Kidney Cancer Treatment

Kidney Cancer Treatment

Kidney cancer, also called renal cell cancer, is one of the ten most common cancers in both men and women. Treatment options may include surgery (open or laparoscopic), local therapies such as ablation and embolization, active surveillance, radiation therapy, targeted therapy, immunotherapy, and chemotherapy. These treatments might be used alone or in combination, depending on various factors.

Surgery is the main treatment for most types of kidney cancer. Since 2000, the use of complete nephrectomy (removal of the whole kidney) in patients with localized kidney cancer or cancer in the immediate surrounding tissue (regional kidney cancer) has decreased, while the rate of partial nephrectomy (removal of only the affected part of the kidney) has increased. Partial nephrectomy is now the preferred treatment for patients with early stage kidney cancer, but there are patients with early stage disease for whom partial nephrectomy may not be possible. Studies have shown the long-term results of partial nephrectomy and complete nephrectomy are about the same. Also, partial nephrectomy may prevent serious side effects like chronic kidney disease.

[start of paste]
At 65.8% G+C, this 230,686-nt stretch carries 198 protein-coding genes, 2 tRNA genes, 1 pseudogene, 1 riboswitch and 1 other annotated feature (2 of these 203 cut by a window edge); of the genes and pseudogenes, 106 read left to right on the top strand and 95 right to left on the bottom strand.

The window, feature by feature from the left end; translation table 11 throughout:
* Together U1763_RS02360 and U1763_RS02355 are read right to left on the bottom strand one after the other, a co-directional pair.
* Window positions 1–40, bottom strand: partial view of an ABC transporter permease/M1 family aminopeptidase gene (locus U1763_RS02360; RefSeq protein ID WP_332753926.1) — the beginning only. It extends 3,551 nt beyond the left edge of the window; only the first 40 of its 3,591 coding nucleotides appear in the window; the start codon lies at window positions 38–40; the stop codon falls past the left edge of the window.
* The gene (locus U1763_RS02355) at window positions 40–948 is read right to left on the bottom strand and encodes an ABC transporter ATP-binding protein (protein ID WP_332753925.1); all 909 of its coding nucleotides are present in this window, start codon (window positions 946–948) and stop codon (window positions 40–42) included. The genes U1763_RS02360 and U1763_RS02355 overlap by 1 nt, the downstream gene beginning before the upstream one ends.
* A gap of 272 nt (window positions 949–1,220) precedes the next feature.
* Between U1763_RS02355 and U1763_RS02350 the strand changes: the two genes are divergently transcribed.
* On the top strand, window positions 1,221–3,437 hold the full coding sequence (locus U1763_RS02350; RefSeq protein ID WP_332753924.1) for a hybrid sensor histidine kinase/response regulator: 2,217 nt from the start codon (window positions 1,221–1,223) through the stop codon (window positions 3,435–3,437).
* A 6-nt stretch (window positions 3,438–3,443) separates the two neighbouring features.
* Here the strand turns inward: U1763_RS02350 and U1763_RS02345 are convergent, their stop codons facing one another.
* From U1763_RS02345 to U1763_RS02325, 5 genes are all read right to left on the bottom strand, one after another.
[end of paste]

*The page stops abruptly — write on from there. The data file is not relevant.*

Systemic therapy also may be used as a treatment among individuals diagnosed with kidney cancer. The proportion of patients with kidney cancer who received systemic therapy increased from 2009 to 2019 for patients in each examined age group. While the proportion of patients with kidney cancer who received systemic therapy increased from 2009 to 2019 among all patients combined, the proportion receiving systemic therapy did not increase among non-Hispanic Black, Hispanic, Asian/Pacific Islander, or American Indian/Alaska Native patients.

Partial nephrectomy or complete nephrectomy in patients with localized/regional kidney cancer.

Receipt of systemic therapy among patients with kidney cancer.

Nephrectomy estimates: SEER 17 Registries, National Cancer Institute, 2004–2019.

Systemic therapy estimates: SEER Patterns of Care/Quality of Care Studies, National Cancer Institute, 2004-2019.

  • There are no Healthy People 2030 targets for cancer treatment, including kidney cancer treatment.

Healthy People 2030 is a set of goals set forth by the Department of Health and Human Services.

Non-Significant Change
Kidney, Lung, Ovarian, Prostate Treatment